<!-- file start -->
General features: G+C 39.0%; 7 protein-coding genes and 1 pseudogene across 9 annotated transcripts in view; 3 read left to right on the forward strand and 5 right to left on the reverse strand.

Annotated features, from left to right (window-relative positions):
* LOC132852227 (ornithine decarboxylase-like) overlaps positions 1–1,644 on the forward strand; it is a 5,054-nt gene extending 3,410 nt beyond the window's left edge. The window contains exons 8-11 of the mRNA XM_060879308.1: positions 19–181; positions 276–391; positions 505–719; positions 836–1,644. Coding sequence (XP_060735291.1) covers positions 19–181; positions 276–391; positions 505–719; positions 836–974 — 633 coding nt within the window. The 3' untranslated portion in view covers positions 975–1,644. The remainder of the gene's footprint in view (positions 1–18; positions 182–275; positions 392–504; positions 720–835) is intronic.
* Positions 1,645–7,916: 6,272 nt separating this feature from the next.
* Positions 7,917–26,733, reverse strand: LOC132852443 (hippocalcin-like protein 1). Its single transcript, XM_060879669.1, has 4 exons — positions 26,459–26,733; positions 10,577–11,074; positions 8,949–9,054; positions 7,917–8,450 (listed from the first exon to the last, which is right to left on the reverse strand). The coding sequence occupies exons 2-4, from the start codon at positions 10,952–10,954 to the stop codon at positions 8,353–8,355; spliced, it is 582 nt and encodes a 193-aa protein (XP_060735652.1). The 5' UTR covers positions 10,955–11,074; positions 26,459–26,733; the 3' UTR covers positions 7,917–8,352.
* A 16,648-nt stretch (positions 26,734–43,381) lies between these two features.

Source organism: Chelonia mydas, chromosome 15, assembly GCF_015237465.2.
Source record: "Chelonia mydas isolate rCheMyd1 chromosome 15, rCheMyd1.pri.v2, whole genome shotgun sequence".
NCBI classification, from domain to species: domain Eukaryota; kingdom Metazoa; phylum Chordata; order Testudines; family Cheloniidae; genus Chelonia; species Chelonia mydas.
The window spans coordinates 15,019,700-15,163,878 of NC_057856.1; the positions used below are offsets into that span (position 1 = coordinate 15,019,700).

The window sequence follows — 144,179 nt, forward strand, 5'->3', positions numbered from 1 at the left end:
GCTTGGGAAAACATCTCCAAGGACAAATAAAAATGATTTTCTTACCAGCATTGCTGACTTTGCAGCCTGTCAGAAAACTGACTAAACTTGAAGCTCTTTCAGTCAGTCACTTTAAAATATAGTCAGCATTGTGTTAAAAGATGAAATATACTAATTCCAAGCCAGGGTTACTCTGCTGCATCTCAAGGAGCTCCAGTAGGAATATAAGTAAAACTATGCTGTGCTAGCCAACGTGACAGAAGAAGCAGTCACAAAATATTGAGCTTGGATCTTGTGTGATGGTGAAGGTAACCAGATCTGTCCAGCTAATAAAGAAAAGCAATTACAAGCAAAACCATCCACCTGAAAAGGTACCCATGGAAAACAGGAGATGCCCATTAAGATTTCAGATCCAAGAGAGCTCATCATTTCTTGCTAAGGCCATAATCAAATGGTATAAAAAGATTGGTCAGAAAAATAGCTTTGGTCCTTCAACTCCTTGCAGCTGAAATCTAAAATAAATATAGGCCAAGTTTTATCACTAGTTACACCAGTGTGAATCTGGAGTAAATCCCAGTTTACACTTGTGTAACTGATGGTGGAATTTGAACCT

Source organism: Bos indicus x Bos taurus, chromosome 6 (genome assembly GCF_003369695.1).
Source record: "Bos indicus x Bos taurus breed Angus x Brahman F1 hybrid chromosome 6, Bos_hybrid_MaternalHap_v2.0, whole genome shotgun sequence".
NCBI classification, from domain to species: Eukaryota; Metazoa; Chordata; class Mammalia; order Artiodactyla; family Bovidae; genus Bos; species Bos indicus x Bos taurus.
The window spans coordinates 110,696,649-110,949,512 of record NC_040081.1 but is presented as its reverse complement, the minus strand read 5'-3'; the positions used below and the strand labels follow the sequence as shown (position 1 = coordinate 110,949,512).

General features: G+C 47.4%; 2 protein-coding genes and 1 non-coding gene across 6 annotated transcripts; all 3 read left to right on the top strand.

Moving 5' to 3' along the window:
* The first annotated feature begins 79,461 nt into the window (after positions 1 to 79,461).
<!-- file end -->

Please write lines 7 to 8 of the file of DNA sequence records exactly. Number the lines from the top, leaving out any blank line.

Source organism: Chelonia mydas, chromosome 15, assembly GCF_015237465.2.
Source record: "Chelonia mydas isolate rCheMyd1 chromosome 15, rCheMyd1.pri.v2, whole genome shotgun sequence".